Josh Gordon’s departure leaves Patriots offense to adjust, yet again

Andy Hart
October 24, 2019 - 8:11 am

Josh Gordon’s up-and-down, 13-month tenure with the Patriots came to a surprising end on Wednesday when New England placed the receiver on injured reserve amid subsequent reports that he’ll be released in the near future, available to play for another team.

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It’s the latest strange turn of events not only for Gordon’s career but for a Patriots’ wide receiver depth chart that’s seemingly been an ever-changing work-in-progress for more than a year.

While Julian Edelman will clearly be the centerpiece moving forward as he’s been for years as Tom Brady’s go-to slot option, Gordon’s arrival via trade from the Browns last September initiated a series of events that’s seen receiver roles and roster spots fluctuate greatly.

Gordon became a top target for Brady by this time last season, only to be lost to indefinite NFL suspension come December. In the spring Bill Belichick used a first-round pick on a wide receiver for the first time in his Patriots tenure with the selection of big-bodied outside target N’Keal Harry.

The team also aggressively pursued free agent slot options in Adam Humphries and Cole Beasley, only to be spurned, leaving New England to settle for a handful of veteran camp receiver bodies led by Demaryius Thomas, who was later unceremoniously traded to the Jets.

Then there was the short-term bromance between Brady and Antonio Brown, an 11-day fling that included one impressive game in Miami, reportedly near perfect chemistry on the practice field and endless dreams of 2007-like passing production.

Along the way over the last year there were also ebbs and flows among Brady’s complementary targets. Once a key postseason contributor, Chris Hogan’s role faded to the point that he quietly moved on to the Panthers this offseason. Phillip Dorsett has had big games and disappointing performances alike. Of late even undrafted rookie Jakobi Meyers found his way into Brady’s on-field safe space, catching all nine passes thrown his way over the last two wins over the Giants and Jets.

But in many ways, Gordon’s injury and falling out of favor in New England, which conveniently coincided with the trade arrival of proven, reliable veteran Mohamed Sanu from the Falcons this week, leaves the Patriots right where they were when the man previously known as The Flash brought his baggage to Foxborough last September. Right now the Patriots passing game is very much a work in progress with as many questions as would-be answers. As is so often the case in these situations, there is both potential upside and potential for failure.

Now that his time in New England has concluded, it’s safe to say the Gordon deal never really paid true dividends. That the investment of assets, money and support resources was all for naught. He spent more time suspended over his year-plus in Foxborough than with the team. Sure he caught 60 passes for 1,007 yards and four touchdowns in 17 games played, but was gone, forgotten and apparently not needed for the Patriots postseason run to sixth Lombardi Trophy last winter. His work this fall as lackluster at best, apparently leaving him as an expendable asset.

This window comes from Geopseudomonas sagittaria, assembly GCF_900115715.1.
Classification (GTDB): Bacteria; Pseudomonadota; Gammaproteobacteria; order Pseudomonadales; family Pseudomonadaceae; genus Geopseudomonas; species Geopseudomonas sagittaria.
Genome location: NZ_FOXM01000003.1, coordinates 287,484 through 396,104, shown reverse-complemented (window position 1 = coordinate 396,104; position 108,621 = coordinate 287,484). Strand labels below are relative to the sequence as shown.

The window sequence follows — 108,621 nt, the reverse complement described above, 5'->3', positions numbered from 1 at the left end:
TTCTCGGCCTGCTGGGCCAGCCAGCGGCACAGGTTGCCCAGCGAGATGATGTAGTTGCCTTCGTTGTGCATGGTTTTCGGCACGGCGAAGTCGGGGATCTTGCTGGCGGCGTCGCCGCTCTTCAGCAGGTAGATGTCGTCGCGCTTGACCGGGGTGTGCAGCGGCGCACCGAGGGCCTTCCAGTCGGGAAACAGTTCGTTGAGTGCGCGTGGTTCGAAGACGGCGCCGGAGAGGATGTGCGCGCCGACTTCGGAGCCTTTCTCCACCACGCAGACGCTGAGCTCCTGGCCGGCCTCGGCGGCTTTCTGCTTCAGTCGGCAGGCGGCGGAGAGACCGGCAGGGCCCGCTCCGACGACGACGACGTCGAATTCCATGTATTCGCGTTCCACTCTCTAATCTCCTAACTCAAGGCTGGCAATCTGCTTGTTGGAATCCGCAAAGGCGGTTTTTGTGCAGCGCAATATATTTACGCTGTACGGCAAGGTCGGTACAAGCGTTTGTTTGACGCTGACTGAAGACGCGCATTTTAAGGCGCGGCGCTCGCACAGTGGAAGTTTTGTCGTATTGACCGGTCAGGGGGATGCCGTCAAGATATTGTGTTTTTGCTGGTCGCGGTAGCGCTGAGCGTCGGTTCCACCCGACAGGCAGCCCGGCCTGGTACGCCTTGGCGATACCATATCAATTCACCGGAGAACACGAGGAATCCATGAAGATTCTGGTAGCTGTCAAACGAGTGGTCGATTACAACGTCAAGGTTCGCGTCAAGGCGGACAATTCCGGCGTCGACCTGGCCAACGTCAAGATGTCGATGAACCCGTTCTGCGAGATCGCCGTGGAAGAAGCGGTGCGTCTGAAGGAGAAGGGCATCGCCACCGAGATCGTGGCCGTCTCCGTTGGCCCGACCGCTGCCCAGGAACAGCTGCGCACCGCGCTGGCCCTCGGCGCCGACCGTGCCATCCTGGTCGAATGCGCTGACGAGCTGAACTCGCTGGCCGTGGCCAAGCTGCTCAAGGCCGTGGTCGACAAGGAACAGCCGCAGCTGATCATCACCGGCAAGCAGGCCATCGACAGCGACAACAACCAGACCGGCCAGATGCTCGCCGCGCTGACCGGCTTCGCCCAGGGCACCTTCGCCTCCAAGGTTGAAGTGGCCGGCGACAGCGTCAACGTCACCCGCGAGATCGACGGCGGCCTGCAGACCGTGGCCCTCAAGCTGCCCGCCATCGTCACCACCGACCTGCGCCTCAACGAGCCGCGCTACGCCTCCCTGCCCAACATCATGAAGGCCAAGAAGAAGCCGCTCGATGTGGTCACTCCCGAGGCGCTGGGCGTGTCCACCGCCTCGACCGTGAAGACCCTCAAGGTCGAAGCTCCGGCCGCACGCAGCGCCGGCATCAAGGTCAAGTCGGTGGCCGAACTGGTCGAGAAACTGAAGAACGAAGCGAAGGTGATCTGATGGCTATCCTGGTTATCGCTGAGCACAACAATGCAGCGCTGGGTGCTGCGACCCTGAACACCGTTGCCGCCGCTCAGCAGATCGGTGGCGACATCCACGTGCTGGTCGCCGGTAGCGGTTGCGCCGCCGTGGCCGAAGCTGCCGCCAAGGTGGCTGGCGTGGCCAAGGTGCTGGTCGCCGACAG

So, offensive coordinator Josh McDaniels, Brady and the rest are back where they started. As anyone who’s listened to Brady talk in recent weeks knows, he’s looking for more from his unit, almost regardless of the personnel around him.

What role will Sanu play? How will he fit in? How long will it take him to get up to speed in a unique Patriots scheme?

Will Harry return from IR – he’s been practicing for more than a week – to possibly fill the role as an outside receiver with size that’s been vacated by Gordon? Will the rookie be able to build a rapport on the fly with Brady after a somewhat disappointing summer?

Will Brady continue to trust and throw to Meyers or will Sanu’s arrival derail that budding relationship?

Can Dorsett take on a bigger role as at least the every-game No. 3 option in the passing game?

Can Edelman, who’s been dealing with a chest/rib injury for weeks, shoulder the burden of being the only proven, consistent, go-to option for Brady to turn to, the guy that opposing defenses are going to key on each and every time out?

Is the dream of an AB return completely dead? (Likely, but we felt like throwing this one in there just for fun!)

There are many questions surrounding the Patriots wide receiving corps right now. Of course if history is an indicator, Brady and McDaniels will find a way to answer those questions in a productive, positive fashion. Unlike past transitional periods when the offense sought an identity, this year’s midseason evolution takes place working in conjunction with a dominant defense that has proven itself capable of leading the way to victory on weekly basis. (It also takes place without the benefit of Hall of Fame tight end Rob Gronkowski, who seems content to remain retired.)

One thing we know for sure, is that Gordon’s time in New England is over and his on-field production never lived up to the hype of his arrival or even the optimism of his return to the team from suspension this summer.

And that, in part, has the Patriots Brady-led passing game looking to scramble to find a new route to success once again.

Related: Michael Bennett addresses suspension, still seems frustrated with Patriots